ABA Journal – “Equifax. Yahoo. Anthem. Sony. In the past few years, these companies experienced some of the most significant data breaches to date. And all of these companies found themselves subject to intense worldwide media coverage over their failure to secure their information. The industries affected—from health care to entertainment—know all too well that the struggle to secure data in the digital age never ends. While individual businesses within these industries will continue to find themselves vulnerable to breaches, they have an advantage over law firms. They have been fighting this battle for a long time. The legal industry is lagging well behind when it comes to data security, says Rich Santalesa, a member of the boutique cybersecurity firm SmartEdgeLaw Group and of counsel to the New York City-based Bortstein Legal Group. “Law firms as a whole can learn a lot about cybersecurity by looking at other industries,” says Santalesa. “Unfortunately, other industries have had to learn their lessons the hard way—by having breaches that have received media attention.” Santalesa says data security involves three different, simultaneous focuses: “the technology, the people you have, and needs of the industry in which you work.” In addition, data security can’t be a one-size-fits-all situation. The cybersecurity needs of a small law firm will be different than the needs of an international firm, just like the needs of Target are different from the needs of a small retail website. However, all law firms, just like all businesses, must pay close attention to the applicable privacy laws, Santalesa says. The legal industry needs to pay special attention to the changes in privacy law coming from the European Union. Companies worldwide are responding to the General Data Protection Regulation, which sets guidelines for the collection and processing of personal information of individuals within the European Union.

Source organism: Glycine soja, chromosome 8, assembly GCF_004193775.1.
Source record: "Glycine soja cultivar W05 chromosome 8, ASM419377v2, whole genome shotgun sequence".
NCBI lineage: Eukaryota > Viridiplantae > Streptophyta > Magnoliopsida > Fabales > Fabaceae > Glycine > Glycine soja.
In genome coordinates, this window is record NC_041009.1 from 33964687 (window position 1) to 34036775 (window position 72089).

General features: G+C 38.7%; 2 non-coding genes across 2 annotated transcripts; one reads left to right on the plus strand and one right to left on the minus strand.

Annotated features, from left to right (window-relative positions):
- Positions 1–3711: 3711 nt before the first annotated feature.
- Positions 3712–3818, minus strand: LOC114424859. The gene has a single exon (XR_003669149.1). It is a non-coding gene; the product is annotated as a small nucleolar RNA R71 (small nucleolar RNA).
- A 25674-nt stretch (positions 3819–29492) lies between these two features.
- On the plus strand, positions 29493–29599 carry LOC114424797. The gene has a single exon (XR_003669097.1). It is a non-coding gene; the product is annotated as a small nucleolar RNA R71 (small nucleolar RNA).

The GDPR is “scaring everyone because the penalties for failing to protect personal data are high,” says Charles Gold, chief marketing officer for Virtru, an encryption and data protection company. “If you are doing business with Europeans, you need to be very conscious about GDPR and the requirements for protecting personal data,” he says. Gold points out that Europe tends to blaze the trail when it comes to privacy laws, so “even if you aren’t doing business in Europe, you need to know that the same kind of regulation as GDPR is coming soon to a country near you. “Giddyup and get ready,” Gold says…”